Illustration - Autumn 2014 - Issue 41
llustration, more perhaps than fine art, often tells us much about the times the illustrator lived in – even when their work depicts historical periods. Sometimes it reveals underlying anxieties and fears, as we see when we examine Victorian Gothic illustration. Gothic artists focused on historical and mythical themes such as medieval epics and Arthurian legend, but their constant depictions of, for example, a heroic, hierarchical past and powerful dangerous women, clearly express their concerns about industrialisation and social change in Victorian England. However, creating a present from an idealised past can also be comforting and reassuring, as we learn from the work of Swedish artist Carl Larsson. He wanted to be known for large historical works, but became famous for depicting an idyllic rural home he decorated in a “traditional” style based on a reinvented past. It came to epitomise Swedish interior design – and foreshadows much 20th-century Scandinavian modernism.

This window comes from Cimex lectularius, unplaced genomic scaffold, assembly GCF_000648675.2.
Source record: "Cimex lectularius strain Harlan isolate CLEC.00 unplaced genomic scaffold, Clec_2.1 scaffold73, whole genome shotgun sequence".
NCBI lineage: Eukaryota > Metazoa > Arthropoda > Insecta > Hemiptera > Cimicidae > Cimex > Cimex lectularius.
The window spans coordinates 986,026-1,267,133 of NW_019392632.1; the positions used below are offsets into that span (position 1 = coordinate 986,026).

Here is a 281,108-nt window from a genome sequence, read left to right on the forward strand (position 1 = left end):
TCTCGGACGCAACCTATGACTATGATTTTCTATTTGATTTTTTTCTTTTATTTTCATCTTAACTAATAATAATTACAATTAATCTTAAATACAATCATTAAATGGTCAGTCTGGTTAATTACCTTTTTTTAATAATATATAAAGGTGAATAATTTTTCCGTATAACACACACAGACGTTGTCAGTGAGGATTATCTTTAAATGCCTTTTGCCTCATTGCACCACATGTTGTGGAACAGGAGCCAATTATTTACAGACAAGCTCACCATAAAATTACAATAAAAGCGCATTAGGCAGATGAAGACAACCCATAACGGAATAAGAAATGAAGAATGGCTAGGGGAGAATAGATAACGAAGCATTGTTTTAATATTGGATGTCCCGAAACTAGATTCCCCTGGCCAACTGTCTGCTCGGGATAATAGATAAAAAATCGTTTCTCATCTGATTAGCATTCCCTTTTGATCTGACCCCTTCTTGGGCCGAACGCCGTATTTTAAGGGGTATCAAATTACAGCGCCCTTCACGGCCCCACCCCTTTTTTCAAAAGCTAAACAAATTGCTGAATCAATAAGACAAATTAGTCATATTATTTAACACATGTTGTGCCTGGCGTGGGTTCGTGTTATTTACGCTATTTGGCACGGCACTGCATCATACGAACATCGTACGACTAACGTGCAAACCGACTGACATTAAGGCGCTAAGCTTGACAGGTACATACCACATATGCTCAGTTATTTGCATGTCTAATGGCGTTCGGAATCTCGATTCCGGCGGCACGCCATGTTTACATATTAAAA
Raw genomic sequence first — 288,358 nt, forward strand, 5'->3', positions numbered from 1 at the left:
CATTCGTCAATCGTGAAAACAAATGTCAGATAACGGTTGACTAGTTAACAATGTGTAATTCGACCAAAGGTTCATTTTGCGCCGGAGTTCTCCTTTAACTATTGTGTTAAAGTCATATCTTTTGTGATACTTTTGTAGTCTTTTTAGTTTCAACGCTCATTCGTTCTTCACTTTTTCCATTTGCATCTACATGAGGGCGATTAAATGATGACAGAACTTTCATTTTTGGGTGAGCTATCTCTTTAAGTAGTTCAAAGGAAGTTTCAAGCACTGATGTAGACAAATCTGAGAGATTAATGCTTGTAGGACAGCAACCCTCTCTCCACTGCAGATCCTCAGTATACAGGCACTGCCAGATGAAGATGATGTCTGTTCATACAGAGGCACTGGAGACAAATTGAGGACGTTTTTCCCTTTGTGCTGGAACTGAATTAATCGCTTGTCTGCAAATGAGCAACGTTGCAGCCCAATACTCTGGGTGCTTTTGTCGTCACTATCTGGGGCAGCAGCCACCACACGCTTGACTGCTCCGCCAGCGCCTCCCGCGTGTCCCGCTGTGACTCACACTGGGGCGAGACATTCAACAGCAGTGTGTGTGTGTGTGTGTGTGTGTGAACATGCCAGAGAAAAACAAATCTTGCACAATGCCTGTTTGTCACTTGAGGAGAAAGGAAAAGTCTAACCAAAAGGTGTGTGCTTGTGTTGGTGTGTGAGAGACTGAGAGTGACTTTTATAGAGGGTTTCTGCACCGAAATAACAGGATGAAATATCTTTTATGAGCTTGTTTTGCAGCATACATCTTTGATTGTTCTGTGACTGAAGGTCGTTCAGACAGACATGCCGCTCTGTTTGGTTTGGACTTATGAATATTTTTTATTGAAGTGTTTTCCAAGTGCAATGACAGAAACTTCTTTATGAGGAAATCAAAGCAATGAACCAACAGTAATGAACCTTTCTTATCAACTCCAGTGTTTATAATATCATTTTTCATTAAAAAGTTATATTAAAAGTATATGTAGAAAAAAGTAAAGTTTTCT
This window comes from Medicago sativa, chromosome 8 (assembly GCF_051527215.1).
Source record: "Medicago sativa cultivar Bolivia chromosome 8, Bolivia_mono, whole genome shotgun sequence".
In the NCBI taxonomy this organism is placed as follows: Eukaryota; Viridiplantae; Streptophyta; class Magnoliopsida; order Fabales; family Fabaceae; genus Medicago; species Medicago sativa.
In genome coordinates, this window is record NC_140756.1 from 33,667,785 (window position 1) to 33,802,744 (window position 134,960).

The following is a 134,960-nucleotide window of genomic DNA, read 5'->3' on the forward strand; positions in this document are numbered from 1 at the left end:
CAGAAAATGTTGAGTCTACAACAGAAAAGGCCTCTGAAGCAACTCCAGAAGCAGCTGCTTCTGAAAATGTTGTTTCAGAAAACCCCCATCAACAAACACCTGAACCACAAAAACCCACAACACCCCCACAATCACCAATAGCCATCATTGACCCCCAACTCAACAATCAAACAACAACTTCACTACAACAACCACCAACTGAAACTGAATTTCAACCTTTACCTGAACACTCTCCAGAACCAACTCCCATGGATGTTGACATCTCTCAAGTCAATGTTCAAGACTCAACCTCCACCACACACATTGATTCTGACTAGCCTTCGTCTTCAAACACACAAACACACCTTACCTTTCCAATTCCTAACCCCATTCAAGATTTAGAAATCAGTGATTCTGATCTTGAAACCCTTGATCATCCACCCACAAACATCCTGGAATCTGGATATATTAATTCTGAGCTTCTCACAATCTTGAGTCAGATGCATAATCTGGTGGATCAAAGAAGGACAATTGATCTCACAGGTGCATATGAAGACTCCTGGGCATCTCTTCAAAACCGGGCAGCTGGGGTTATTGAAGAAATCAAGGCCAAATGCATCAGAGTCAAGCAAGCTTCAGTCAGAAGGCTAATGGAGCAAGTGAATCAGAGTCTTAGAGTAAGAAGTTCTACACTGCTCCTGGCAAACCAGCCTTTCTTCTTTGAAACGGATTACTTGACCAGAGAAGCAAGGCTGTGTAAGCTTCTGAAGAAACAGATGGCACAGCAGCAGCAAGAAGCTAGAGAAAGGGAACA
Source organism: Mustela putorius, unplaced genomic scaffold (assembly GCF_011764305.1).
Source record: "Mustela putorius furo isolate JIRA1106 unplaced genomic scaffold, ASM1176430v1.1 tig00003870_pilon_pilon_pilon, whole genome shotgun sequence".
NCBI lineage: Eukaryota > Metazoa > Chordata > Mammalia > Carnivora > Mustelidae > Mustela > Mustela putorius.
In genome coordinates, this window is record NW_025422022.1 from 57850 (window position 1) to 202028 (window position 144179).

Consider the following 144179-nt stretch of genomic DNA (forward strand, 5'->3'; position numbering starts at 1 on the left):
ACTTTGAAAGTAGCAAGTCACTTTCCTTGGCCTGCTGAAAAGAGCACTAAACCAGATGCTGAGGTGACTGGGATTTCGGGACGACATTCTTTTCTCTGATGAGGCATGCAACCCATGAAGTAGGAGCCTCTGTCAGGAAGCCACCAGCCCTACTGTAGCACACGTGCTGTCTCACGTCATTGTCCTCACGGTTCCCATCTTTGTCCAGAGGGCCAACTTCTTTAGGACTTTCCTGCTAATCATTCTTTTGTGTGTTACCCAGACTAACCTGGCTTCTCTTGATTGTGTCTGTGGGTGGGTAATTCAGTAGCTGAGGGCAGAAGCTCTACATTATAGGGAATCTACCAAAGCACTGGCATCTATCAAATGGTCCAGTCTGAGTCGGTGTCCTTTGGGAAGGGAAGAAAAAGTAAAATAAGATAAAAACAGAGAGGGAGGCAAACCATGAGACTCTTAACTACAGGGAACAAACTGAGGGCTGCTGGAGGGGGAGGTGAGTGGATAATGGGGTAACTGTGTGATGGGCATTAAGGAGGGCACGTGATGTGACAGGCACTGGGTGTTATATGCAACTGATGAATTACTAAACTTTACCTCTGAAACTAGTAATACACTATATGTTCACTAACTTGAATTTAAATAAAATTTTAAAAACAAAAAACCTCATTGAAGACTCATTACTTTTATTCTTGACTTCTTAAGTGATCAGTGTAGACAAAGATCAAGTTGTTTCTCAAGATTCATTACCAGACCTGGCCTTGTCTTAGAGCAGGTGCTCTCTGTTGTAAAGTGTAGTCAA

Some stories are particularly adaptable and manage to speak to new generations in multiple forms. Oscar Wilde’s reworking of the biblical story of Salomé has excited the imaginations of illustrators for more than 100 years. Aubrey Beardsley’s illustrations added to the play’s notoriety, demonstrating the power of images to equal or exceed that of the words they accompany. These illustrations again show how images can enhance the atmosphere of a story and charge it with elements that may or may not be present in the text. In a very different style, Mary Ellen Edwards illustrated books that were set firmly in her present day, yet brought to them her own sympathies and perceptions, particularly of the situation of other Victorian women. Her fame has not endured as Beardsley’s has, yet her illustrations also tell us much about society and its concerns in the 1860s in much the same way as her Gothic and decadent successors.